The Seasons series by Ailie Busby

Each volume in this delightful tribute to the seasons begins with a common refrain, for example, “I know it’s spring when…I hear the birds singing when I wake up. It makes me feel like singing too!” Smiling, rosy-cheeked children discover the pleasures of each time of year. Whether the youngsters meet baby animals, frolic in a pool, find acorns, or romp through the snow, readers and listeners will share their enthusiasm. Language gems abound: “Funny bugs buzz and butterflies flutter by.” “We’re eating sandwiches in the sand…and sand in our sandwiches!” The author’s bright, colorful illustrations are full of details kids will enjoy pointing out. A pesonal note: When my 2 1/2-year-old grandson, a budding literary critic, saw these books, he brought me the whole pile–and had a marvelous time identifying familiar objects and providing appropriate sound effects. He gives the series five stars.

The Jar of Happiness by Ailsa Burrows

Meg is a little girl with a grand idea. She mixes the right ingredients together to create a jar of happiness. With the taste of chocolate ice cream, apple juice and sunshine, and the smell of warm cookies and the ocean, Meg’s creation is bright and colorful. Wherever the little girl goes, the jar of happiness goes. With it, Meg raises the spirits of her down-in-the-dumps friend Zoe and makes her ailing Oma feel better. She even lets her brother Leon use it.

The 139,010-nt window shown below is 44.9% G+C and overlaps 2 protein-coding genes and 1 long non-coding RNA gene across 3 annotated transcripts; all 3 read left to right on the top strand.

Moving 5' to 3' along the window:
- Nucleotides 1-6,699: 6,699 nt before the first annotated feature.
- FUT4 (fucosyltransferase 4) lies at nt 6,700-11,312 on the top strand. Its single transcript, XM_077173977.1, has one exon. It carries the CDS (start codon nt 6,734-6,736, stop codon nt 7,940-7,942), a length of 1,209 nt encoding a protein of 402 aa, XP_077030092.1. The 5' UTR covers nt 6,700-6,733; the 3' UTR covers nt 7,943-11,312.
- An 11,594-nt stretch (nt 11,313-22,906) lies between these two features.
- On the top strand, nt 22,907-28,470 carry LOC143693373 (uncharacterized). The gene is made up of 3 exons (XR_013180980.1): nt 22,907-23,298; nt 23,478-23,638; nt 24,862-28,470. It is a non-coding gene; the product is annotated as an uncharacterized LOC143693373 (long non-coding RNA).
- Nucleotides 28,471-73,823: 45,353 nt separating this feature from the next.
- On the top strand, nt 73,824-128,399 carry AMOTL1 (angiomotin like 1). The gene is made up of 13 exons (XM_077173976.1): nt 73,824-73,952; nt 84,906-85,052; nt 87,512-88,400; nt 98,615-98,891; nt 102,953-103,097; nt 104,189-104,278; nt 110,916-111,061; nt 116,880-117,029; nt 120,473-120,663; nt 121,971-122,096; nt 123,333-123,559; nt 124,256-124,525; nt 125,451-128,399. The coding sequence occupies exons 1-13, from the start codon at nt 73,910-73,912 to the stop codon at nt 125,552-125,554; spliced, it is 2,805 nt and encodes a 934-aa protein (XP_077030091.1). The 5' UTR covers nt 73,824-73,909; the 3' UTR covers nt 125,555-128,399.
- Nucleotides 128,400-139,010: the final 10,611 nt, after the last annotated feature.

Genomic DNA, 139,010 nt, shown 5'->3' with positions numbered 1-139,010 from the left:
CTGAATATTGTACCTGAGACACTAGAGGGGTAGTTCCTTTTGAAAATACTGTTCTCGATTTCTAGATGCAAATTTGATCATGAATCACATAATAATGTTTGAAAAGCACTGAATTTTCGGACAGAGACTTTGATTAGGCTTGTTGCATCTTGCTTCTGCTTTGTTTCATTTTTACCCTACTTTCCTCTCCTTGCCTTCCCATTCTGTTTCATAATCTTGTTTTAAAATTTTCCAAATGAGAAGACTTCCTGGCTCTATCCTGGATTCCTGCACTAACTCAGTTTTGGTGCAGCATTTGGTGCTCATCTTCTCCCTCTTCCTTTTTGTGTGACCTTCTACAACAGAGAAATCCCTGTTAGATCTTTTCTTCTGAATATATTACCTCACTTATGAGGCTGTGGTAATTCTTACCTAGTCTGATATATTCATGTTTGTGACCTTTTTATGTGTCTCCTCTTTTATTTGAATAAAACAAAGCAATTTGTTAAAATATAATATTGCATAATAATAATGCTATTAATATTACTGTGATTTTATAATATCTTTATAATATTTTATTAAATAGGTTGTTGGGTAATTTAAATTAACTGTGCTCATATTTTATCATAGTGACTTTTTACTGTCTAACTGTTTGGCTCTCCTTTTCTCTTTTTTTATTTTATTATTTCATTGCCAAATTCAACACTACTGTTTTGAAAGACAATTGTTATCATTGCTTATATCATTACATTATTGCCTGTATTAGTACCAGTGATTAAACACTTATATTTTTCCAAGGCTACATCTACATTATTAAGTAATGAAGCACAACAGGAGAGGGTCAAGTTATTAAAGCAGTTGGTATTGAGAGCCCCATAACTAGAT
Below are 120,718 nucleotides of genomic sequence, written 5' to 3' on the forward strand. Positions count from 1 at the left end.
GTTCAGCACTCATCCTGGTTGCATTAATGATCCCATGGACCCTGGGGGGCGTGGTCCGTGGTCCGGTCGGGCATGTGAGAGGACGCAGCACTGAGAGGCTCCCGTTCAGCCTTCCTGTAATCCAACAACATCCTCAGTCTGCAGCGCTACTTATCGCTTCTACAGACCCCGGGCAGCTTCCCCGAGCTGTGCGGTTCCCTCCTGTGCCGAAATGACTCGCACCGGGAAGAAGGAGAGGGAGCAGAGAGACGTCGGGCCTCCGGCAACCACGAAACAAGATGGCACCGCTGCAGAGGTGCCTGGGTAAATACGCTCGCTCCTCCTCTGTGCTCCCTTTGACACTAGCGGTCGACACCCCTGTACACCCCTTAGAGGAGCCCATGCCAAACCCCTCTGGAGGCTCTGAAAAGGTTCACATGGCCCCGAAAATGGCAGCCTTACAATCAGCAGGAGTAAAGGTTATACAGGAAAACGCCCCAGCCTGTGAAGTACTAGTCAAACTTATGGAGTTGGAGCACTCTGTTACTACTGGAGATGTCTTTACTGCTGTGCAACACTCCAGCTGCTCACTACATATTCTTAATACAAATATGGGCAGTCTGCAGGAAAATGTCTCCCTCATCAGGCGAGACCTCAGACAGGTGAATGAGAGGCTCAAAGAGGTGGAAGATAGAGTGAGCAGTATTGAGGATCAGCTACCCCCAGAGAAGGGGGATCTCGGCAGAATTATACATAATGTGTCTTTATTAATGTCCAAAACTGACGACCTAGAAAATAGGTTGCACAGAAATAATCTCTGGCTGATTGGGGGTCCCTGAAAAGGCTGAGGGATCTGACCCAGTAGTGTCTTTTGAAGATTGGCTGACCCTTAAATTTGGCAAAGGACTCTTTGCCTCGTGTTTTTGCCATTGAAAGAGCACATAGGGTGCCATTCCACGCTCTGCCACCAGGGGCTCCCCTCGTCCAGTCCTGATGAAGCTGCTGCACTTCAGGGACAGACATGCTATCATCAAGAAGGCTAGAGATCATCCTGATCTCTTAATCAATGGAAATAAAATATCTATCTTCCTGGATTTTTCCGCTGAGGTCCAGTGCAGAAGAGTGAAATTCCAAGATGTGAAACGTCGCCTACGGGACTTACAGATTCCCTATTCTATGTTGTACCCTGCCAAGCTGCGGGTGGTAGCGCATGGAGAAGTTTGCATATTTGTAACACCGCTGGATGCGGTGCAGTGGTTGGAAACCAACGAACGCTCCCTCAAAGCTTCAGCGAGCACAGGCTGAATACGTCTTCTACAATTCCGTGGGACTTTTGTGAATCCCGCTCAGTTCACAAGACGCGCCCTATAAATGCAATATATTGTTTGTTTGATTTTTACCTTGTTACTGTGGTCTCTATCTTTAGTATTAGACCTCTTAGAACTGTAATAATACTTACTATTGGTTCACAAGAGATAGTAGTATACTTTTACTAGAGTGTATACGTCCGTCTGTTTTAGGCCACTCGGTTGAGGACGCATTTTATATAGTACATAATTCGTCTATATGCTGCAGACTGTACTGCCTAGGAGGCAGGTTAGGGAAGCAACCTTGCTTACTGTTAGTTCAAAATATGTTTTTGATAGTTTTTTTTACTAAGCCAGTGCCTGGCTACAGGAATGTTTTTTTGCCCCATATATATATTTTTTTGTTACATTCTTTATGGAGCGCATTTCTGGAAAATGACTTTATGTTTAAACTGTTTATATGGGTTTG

However, one morning, Meg’s jar of happiness is missing from its shelf. The distraught little girl looks everywhere (even in the unlikeliest of places like under her cat’s tail!), but it is nowhere to be found. An unhappy Meg goes to see Zoe and Oma, who teach her new ways of making happiness. And Leon shows her the ability of happy thoughts to “scare away gloomy feelings, bad smells and even monsters.”

What a treasure this book is. Ailsa Burrows teaches a marvelous lesson: how one child can make a positive difference in the lives of others, and how those she touches give back happiness when she needs it most. The talented British author’s vibrant, imaginative illustrations bring Meg’s story to life. Endearing details like the band of stuffed animals accompanying Meg with their musical instruments are priceless. This story, like Meg’s jar, is sure to spread joy wherever it is read. As her tale concludes, “By the end of the day, Meg still hadn’t found her jar…but she had found plenty of happiness.” Pair this book with Stand Tall, Molly Lou Melon and Have Fun, Molly Lou Melon by Patty Lovell for more kid-inspired ways to make a difference in the lives of others.

November is Picture Book Month! Celebrate by sharing these with the children in your life.

You can take the librarian out of the library, but you can’t take the library out of the librarian.

The End of a Chapter, Part 2

Almost six weeks have passed since I began what I refer to as my enforced retirement.  As happens every summer to most of us, the time has passed quickly. The calendar suddenly says August; late summer is descending as quickly as the temperature (for a time, at least) is rising. Many people are planning end-of-season getaways. In a number of locales, kids are on the verge of returning to school or are already back in the classroom.